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Journal of Business Ethics Education

Volume 10, 2013

David Ohreen
Pages 231-260
DOI: 10.5840/jbee20131012

Rationalism and a Vygotskian Alternative to Business Ethics Education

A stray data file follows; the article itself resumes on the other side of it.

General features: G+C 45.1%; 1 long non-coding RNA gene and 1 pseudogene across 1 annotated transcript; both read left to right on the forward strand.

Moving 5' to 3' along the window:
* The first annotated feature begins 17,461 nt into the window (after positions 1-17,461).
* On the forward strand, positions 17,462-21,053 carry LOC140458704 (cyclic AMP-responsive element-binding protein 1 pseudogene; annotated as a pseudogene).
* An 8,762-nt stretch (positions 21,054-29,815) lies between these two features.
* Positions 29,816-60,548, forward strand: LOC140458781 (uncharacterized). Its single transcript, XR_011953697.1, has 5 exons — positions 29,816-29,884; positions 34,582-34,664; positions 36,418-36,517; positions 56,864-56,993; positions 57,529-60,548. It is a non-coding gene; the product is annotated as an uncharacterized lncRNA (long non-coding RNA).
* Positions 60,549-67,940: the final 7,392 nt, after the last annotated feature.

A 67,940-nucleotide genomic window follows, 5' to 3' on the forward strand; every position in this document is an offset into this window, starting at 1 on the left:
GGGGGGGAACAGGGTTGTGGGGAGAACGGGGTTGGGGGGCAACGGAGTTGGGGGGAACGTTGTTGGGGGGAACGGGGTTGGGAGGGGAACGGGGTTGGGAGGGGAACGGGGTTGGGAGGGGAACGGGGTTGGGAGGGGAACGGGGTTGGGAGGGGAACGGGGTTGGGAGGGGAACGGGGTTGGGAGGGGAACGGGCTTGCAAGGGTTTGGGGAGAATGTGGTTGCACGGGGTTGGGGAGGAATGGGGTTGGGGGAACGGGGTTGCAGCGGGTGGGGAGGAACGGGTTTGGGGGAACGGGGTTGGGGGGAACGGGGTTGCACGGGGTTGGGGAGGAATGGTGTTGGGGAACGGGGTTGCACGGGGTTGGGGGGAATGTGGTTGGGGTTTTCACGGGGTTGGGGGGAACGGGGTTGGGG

Studies have shown ethics education has not systematically improved the moral reasoning of business students and professionals and, therefore, its effectiveness should be seen as deeply questionable. Business ethics education has limited effect, in part, because it rests on rationalistic traditions within normative ethics, business theory, and cognitive psychology. Emphasis is usually placed on student’s rationally thinking about issues as a way of improving their critical analysis and reasoning skills. Yet by focusing primarily on its cognitive dimension, ethics education has tended to underdetermine the importance of social interaction in moral development. As an alternative to traditional business ethics education, using the work of the Russian psychologist Lev Vygotsky, I argue, that peer influence through a dialogical process is a better way to enhance and improve the moral reasoning and judgement of individuals. More specifically, small-group dialogue with peers encourages deep reflection about business dilemmas and has a direct influence on how one thinks about ethics.

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